Alarm goes off. It’s still dark out. It’s a Wednesday. Definitely not the worst, but surely not the best. I have a two hour minimum conference call, a survey to finish and a whole bunch of emails that are coming my way regarding some grants.
Every day, without fail, the first thoughts that go through my head are, “I don’t want to do this today” and “I should take a sick day.” I actually enjoy my job, but the repetitive nature wears me down.
Being surrounded by my dogs and the Mrs. all snuggled around me doesn’t help. Even with the unseasonably warm weather we are having, the comfort of my Tempur-Pedic (basically a cartoon cloud) keeps me trapped under the covers. Sometimes, I even wake up with my obese cat sleeping on top of my ass. On these days, I have to do an Indiana Jones (Raiders of the Lost Ark) and displace him so I don’t start my day with cat claws in my now bloody ass cheeks.
I’ve been awake since the first alarm went off 15 minutes ago. It’s not that I struggle to wake up; I’m a morning person. It’s more knowing what lies ahead for the day. The commute, getting dressed, puppy proofing the place before I leave, remembering where I put my wallet/keys/cell phone, finding whichever one of those three I can’t find from the day before because it’s always one of them, and countless other things race through my head.
Being an adult is a lot of upkeep. If you don’t stay on top of things, dishes pile up, laundry billows over the hamper, the grass turns into a jungle, you get the idea. During the warmer and greater lit part of the year, I enjoy coming home and working around my meager yard. Now, though, it all just looks like squalor, and I’m reminded of that every morning when I let the dogs outside.
I can’t imagine what you poor bastards with kids do. Maybe you realize your trial by fire and get your stuff in order the night before like a responsible person would. My daily Chinese fire drill isn’t the most sustainable nor sane thing. I’m fully aware that I should get my lunch, clothing, cell/wallet/keys, etc. ready the night before.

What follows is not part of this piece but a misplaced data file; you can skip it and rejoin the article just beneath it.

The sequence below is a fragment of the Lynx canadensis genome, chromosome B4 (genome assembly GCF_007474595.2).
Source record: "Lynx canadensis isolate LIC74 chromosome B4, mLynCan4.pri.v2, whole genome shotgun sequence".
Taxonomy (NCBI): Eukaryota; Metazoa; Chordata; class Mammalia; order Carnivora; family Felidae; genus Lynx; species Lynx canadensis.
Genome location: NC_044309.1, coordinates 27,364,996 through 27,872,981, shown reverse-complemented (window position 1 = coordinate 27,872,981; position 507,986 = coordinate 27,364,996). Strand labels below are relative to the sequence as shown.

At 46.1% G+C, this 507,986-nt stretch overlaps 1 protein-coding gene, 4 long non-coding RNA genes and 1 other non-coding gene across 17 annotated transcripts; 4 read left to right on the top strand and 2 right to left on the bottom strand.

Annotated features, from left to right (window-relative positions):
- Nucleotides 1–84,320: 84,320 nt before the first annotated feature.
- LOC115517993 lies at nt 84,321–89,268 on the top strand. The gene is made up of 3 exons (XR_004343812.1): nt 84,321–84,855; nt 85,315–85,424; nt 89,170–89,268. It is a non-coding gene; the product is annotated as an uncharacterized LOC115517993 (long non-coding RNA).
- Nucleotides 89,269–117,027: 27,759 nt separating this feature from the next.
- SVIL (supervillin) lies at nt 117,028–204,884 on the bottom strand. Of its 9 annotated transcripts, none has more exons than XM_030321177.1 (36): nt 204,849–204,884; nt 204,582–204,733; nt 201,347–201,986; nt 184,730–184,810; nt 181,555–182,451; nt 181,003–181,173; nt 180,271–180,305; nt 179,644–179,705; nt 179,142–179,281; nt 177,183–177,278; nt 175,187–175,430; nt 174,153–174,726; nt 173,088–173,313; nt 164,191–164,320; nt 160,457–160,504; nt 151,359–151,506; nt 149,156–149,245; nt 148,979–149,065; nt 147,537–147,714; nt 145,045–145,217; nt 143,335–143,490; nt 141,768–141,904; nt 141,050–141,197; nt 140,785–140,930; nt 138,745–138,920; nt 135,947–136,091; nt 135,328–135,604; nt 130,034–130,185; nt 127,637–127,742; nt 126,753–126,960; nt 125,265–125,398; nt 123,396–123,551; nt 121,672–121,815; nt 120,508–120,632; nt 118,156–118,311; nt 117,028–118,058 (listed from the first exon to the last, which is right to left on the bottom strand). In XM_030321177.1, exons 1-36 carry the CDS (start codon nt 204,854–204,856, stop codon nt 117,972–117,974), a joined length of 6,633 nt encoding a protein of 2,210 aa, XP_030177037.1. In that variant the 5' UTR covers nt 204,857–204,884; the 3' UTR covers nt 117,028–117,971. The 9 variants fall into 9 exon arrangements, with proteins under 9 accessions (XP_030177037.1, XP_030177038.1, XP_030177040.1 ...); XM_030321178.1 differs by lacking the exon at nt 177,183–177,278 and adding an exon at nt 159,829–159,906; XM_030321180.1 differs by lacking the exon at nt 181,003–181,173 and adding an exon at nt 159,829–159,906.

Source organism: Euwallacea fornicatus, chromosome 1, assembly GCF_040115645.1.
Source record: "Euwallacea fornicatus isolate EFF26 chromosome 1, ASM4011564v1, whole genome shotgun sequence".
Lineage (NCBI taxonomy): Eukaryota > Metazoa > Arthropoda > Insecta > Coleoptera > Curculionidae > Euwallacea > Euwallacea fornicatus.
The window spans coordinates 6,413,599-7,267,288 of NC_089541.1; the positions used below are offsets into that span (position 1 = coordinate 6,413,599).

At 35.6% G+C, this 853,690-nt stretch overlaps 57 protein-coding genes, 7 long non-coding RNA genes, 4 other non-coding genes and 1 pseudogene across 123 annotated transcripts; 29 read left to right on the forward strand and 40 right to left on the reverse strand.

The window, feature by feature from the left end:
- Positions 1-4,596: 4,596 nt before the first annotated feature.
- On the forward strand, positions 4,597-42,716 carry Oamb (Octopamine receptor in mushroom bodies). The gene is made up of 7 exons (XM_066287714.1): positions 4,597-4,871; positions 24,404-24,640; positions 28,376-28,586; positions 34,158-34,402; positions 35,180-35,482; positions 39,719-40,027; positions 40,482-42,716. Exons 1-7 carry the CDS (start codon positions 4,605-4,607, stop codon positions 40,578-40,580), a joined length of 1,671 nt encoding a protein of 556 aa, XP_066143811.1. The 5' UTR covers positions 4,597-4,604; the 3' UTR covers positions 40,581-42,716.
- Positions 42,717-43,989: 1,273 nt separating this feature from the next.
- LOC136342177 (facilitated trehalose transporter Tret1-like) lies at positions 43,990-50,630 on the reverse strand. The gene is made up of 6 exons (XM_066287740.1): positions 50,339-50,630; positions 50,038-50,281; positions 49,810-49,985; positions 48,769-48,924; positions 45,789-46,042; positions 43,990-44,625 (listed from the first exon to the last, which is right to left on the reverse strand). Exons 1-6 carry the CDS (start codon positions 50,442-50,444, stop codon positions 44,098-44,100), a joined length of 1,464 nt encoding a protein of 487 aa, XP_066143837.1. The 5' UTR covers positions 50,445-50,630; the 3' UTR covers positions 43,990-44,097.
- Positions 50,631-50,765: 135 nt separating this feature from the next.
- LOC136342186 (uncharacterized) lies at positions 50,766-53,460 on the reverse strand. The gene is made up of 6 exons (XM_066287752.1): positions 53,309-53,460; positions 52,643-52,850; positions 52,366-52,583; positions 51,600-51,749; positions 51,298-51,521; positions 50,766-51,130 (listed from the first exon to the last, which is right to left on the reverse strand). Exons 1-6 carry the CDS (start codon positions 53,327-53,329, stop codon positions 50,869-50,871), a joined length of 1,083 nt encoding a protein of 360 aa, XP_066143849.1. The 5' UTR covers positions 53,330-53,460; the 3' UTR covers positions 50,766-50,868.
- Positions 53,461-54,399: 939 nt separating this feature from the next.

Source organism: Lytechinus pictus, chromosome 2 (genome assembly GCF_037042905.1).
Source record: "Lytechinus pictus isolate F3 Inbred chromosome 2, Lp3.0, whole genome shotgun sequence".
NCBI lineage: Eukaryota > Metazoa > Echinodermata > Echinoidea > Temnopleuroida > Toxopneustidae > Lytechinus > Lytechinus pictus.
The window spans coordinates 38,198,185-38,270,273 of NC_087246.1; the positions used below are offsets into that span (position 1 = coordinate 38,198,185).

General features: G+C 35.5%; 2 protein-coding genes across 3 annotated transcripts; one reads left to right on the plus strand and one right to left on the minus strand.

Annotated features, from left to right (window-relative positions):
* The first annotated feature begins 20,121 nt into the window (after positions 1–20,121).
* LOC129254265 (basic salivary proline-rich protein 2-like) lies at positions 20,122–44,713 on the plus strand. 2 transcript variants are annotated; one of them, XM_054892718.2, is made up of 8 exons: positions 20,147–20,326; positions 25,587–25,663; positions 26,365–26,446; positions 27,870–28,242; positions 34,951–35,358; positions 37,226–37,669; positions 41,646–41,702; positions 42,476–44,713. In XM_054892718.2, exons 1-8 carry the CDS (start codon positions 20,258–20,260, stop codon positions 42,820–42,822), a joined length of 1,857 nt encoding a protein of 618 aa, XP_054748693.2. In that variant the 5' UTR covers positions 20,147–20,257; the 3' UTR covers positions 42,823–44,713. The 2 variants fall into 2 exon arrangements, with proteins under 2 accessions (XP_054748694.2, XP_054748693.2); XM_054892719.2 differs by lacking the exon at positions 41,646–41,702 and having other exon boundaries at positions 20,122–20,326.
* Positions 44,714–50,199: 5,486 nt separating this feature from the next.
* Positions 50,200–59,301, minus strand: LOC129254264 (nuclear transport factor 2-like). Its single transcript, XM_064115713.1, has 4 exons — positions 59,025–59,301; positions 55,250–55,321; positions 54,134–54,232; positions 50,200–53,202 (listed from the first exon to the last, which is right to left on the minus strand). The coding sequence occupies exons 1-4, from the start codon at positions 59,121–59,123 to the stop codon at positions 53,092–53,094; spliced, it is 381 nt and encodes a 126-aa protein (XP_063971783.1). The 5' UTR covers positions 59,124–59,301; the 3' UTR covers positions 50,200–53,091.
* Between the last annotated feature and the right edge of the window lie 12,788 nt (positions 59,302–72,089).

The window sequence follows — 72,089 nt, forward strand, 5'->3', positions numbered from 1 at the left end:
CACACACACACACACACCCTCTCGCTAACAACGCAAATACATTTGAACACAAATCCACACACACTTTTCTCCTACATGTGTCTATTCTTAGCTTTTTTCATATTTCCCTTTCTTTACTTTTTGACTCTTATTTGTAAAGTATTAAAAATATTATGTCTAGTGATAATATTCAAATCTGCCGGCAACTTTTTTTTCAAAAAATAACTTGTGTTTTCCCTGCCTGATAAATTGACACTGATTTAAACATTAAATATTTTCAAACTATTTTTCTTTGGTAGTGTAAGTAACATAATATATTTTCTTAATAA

Unfortunately for me, at the end of the day, I just don’t feel like doing anything besides kicking off my khakis, cracking open a beer and lounging around.
It doesn’t help that it’s still dark out and knowing that I arrive at work when it’s dark, leave when it’s dark and never get to see the light of day really messes with me. With winter being held at bay by our friends El Nino and climate change, it’s only a matter of time before 6:45 a.m. car cleaning and shoveling becomes a daily reality. We all know its coming.
Maybe it’s seasonal affective disorder, maybe I’m lazy – probably a bit of both. Truly, it’s more so knowing that all I’ll do that day is wake up, go to work, come home, maybe go to the gym, maybe hit up the store but really, there’s only so much energy or desire to do something besides unplug from the world after a day of stimuli. One can only have so much mental fortitude after exchanging a day’s worth of pleasantries and small talk.
Once I’m at work, it’s alright. Like being on a roller coaster, the worst part is the slow ascent, which is my morning commute. If I get stuck behind the geriatric in the Mini Countryman one more time, I am going to install a forklift like in Wacky Races and jettison it off the bridge. Every day, the same old man, regardless of what time it is, finds himself in front of me doing five miles below the speed limit and always makes me miss a crucial light that adds at least another five to my commute.
All of these thoughts race through my head. It’s only 7 a.m. I take it all in and realize that I have to get my ass out of bed and get ready for work to pay off my loans, mortgage, car insurance, health insurance, cell phone and internet bills. The only silver lining is that at the end of the day, I get to head back to my room, get a 6-8 hour reprieve and do it all over again..
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